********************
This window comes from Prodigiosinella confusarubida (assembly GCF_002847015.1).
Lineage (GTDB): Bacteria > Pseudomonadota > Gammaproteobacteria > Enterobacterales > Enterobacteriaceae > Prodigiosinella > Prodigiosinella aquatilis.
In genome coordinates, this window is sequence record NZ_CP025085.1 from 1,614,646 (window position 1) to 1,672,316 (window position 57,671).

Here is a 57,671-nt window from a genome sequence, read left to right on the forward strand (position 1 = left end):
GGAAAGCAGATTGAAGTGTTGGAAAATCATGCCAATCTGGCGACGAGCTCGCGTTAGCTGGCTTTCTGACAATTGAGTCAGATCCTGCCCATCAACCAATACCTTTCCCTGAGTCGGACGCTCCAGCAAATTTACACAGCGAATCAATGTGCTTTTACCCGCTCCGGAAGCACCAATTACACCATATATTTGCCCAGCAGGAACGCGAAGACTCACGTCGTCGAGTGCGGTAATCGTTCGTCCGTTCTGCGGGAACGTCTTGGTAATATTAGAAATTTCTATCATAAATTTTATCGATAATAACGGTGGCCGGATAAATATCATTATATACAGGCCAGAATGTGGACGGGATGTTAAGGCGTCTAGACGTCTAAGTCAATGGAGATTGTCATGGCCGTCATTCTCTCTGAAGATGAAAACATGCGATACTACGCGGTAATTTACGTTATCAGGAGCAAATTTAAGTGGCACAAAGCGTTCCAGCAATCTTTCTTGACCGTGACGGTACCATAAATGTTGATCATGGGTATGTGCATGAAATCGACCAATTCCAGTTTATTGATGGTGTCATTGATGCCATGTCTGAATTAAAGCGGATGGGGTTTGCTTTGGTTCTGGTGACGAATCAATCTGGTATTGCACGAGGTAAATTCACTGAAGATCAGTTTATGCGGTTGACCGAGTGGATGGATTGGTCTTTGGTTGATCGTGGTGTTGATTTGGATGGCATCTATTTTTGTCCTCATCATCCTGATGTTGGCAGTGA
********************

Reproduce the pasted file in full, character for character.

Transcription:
This window comes from Prodigiosinella confusarubida (assembly GCF_002847015.1).
Lineage (GTDB): Bacteria > Pseudomonadota > Gammaproteobacteria > Enterobacterales > Enterobacteriaceae > Prodigiosinella > Prodigiosinella aquatilis.
In genome coordinates, this window is sequence record NZ_CP025085.1 from 1,614,646 (window position 1) to 1,672,316 (window position 57,671).

Here is a 57,671-nt window from a genome sequence, read left to right on the forward strand (position 1 = left end):
GGAAAGCAGATTGAAGTGTTGGAAAATCATGCCAATCTGGCGACGAGCTCGCGTTAGCTGGCTTTCTGACAATTGAGTCAGATCCTGCCCATCAACCAATACCTTTCCCTGAGTCGGACGCTCCAGCAAATTTACACAGCGAATCAATGTGCTTTTACCCGCTCCGGAAGCACCAATTACACCATATATTTGCCCAGCAGGAACGCGAAGACTCACGTCGTCGAGTGCGGTAATCGTTCGTCCGTTCTGCGGGAACGTCTTGGTAATATTAGAAATTTCTATCATAAATTTTATCGATAATAACGGTGGCCGGATAAATATCATTATATACAGGCCAGAATGTGGACGGGATGTTAAGGCGTCTAGACGTCTAAGTCAATGGAGATTGTCATGGCCGTCATTCTCTCTGAAGATGAAAACATGCGATACTACGCGGTAATTTACGTTATCAGGAGCAAATTTAAGTGGCACAAAGCGTTCCAGCAATCTTTCTTGACCGTGACGGTACCATAAATGTTGATCATGGGTATGTGCATGAAATCGACCAATTCCAGTTTATTGATGGTGTCATTGATGCCATGTCTGAATTAAAGCGGATGGGGTTTGCTTTGGTTCTGGTGACGAATCAATCTGGTATTGCACGAGGTAAATTCACTGAAGATCAGTTTATGCGGTTGACCGAGTGGATGGATTGGTCTTTGGTTGATCGTGGTGTTGATTTGGATGGCATCTATTTTTGTCCTCATCATCCTGATGTTGGCAGTGA